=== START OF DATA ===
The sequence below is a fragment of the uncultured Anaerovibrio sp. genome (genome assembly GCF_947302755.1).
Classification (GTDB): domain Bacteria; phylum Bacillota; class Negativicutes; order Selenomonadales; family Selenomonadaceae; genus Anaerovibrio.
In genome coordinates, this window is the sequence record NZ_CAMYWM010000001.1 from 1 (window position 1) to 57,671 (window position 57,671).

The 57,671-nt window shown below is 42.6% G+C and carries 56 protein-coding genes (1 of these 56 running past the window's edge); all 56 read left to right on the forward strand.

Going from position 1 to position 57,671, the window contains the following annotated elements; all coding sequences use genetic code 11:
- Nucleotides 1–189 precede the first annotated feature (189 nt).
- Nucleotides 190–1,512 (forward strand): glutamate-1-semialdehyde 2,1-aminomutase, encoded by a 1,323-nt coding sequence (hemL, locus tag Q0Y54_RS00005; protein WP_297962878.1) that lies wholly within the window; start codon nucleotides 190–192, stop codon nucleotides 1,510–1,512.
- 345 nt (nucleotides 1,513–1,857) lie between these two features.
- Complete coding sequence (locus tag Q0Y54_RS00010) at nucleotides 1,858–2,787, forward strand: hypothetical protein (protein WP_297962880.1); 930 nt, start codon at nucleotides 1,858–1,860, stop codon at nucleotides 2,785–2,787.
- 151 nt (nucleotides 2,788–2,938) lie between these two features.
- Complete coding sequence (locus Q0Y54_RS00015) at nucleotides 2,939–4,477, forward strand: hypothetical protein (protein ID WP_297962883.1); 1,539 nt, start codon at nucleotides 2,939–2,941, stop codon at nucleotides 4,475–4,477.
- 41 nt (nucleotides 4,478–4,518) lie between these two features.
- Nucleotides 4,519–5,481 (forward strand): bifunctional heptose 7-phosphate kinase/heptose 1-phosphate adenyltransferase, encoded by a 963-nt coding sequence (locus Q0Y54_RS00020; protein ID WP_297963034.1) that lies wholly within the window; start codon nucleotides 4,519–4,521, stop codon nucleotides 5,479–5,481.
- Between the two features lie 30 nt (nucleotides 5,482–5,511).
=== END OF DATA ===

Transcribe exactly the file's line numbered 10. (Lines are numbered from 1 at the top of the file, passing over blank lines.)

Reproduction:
- 151 nt (nucleotides 2,788–2,938) lie between these two features.